Rock hard, ride free5/13/2015
As a youngster growing up in a predominantly farm-based community in northwest Iowa, my musical palette consisted of heavy AM radio doses of Hall and Oates, Lionel Ritchie and the Village People. The music I heard was whatever was being fed to me on the radio by Wolfman Jack and Casey Kasem. On the solid-state television set, with its four channels (including the Public Broadcast Service channel), it was “Solid Gold” and “American Bandstand.”
I was a lemming, taking it in without question. After all, if everyone else’s idea of the Second Coming was the Bay City Rollers singing “Saturday Night,” by God, they must be right ……..right?
Then came The Awakening. I was in eighth grade and in the locker room prior to basketball practice. Just a day like any other, really. That is until my good friend Todd Roede, the curly haired cool kid who could dribble circles around anyone, shoot with both hands and drain three-pointers like layups, sat down next to me with his cassette player.
Neither of us came from wealthy families, so we had what we had and didn’t know any different. The holes in my basketball shoes were fine. Ventilation. Roede’s cassette player, an off-brand, one-speaker affair purchased at the local discount store, was golden, thank you.
“Hey, you gotta hear this,” he told me, setting the tiny unit down and pushing the play button.
Three seconds of silence. Then, there it was. The first strains of “Hellion/Electric Eye.” My Duran Duran-soaked ears screamed for mercy, but my brain was telling me otherwise. It was dark. It was loud. And it was good. Damn good.
As if the rush of this newfound sinister music form wasn’t enough, a few seconds later came “the voice.” It was the Metal God himself, Mr. Rob Halford.
“Up here in space/I’m looking down on you/My lasers trace/Everything you do,” he sang as though he was giving us a crystal ball preview of what the world would be like 30 years into the future.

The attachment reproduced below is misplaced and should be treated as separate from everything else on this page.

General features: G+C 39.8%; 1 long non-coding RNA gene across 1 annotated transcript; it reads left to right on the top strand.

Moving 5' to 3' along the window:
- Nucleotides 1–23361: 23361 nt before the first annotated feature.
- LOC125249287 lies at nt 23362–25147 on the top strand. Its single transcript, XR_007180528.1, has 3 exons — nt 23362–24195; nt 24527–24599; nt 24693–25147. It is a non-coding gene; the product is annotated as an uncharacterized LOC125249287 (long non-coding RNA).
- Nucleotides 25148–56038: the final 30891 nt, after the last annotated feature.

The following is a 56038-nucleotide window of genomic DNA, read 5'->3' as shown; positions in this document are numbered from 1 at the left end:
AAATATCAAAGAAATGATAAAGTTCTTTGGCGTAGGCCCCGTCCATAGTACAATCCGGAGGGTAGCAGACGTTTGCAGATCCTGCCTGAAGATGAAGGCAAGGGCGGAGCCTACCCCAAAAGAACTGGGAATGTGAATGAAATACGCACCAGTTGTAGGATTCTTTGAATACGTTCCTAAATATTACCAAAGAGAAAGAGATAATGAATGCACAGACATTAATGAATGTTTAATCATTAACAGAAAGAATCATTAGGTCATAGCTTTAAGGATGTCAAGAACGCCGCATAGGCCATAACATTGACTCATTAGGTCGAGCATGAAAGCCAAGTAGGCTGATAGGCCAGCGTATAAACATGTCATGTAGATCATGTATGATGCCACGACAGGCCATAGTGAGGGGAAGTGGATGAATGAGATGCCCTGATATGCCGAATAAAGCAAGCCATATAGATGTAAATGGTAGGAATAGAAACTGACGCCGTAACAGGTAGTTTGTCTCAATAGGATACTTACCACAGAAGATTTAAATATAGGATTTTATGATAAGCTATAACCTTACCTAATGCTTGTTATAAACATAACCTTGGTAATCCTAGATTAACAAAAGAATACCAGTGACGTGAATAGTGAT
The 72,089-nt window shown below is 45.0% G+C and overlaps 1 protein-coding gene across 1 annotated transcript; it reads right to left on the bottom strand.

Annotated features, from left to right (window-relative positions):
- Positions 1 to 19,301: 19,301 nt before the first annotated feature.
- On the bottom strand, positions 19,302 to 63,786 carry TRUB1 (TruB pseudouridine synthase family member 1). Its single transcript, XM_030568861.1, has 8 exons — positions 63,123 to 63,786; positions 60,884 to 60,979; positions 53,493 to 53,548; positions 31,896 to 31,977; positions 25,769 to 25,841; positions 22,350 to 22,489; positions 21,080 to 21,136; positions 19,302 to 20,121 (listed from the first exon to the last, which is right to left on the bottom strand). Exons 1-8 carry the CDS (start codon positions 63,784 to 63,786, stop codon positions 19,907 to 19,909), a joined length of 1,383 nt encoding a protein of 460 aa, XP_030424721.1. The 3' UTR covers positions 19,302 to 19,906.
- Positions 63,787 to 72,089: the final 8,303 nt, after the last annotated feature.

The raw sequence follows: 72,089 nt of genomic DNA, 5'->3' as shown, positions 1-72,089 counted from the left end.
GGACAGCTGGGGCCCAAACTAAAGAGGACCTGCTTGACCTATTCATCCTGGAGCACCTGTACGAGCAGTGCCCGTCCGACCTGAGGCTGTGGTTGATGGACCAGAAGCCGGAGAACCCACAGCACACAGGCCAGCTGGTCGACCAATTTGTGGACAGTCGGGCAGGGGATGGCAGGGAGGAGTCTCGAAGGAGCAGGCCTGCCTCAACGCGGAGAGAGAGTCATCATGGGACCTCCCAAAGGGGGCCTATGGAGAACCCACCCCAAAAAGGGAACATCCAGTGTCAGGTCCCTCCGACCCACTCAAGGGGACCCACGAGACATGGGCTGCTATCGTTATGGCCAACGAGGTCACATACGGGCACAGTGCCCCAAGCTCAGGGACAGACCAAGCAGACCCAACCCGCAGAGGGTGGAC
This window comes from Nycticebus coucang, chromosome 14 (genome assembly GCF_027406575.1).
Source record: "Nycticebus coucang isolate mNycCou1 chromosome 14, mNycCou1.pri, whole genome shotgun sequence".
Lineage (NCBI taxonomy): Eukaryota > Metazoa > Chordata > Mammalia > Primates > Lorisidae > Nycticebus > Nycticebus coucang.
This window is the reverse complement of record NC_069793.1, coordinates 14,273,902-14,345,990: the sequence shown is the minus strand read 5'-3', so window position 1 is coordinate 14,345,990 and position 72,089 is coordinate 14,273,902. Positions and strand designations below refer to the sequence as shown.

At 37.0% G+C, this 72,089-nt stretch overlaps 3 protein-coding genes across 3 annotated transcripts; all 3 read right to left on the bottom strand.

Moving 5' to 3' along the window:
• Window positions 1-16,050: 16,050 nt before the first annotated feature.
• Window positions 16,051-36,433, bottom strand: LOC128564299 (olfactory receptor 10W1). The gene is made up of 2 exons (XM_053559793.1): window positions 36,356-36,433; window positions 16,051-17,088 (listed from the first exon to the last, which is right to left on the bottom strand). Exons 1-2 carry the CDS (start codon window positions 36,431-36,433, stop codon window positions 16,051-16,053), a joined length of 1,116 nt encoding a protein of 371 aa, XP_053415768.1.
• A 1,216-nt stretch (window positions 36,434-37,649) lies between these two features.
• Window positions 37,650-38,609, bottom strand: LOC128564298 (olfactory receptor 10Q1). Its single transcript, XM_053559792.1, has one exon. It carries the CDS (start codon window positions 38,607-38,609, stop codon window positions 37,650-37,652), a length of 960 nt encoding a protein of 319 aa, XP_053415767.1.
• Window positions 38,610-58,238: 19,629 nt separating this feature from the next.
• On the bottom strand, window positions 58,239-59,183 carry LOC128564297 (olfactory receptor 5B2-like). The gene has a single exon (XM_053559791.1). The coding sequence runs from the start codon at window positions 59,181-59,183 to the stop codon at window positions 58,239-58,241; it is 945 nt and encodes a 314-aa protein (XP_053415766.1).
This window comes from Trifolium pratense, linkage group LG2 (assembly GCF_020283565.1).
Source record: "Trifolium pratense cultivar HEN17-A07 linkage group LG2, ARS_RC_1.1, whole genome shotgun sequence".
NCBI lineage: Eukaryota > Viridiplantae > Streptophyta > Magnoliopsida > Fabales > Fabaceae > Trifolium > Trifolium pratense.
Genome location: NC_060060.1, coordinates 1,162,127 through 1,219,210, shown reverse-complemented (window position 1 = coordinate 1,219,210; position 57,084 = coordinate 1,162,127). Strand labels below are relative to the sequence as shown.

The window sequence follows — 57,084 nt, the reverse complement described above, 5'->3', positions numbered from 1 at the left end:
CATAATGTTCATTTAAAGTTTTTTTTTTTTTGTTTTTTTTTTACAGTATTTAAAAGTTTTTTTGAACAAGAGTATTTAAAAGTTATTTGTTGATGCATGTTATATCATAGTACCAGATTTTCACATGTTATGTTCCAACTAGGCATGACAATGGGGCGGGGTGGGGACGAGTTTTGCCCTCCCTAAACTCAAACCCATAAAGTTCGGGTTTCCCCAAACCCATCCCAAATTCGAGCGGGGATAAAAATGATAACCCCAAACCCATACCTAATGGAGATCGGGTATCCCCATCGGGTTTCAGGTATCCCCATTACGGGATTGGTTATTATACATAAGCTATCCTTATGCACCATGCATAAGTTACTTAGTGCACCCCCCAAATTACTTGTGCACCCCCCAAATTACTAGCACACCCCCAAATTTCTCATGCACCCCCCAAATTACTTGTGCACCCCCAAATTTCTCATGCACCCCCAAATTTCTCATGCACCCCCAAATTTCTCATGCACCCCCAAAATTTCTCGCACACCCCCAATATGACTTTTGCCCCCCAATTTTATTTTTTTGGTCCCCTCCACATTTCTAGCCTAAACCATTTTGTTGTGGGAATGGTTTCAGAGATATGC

And that was it. An addict was born, and Judas Priest was my heroin.
Thirty years and change later, I had grown up. I’m the father of four children, a husband with a career and a mortgage, all standard fare for a 40-something man with a dome of chrome. In other words, a lemming.
Then came Mr. Halford. Again.
But this time it wasn’t the sonic delight that was hearing his artistry on a Judas Priest album in eighth grade. This time it was as an adult in the professional realm of having a phone conversation recently for an interview in which we discussed the state of metal, what the 1980s were really like, and where this music form is going.
Halford came across not as an egotistical man of metal prominence winding down a storied career, but as an energized, yet humble frontman eager to take on the world.
“Things are going great here, and we’ve been having a great time playing heavy metal for the masses,” an upbeat Halford said via phone from Buenas Aires, South America, where the band was performing as part of the Monsters of Rock tour. “The fans really love their heavy metal here. We were mobbed at the airport when we got here as though we were the Beatles. It was insane.
“We’ve done a couple of these tours before, and this time we’re with our great friends Ozzy (Osbourne) and Lemmy (Kilmister, of Motorhead), so we’re having a great time.”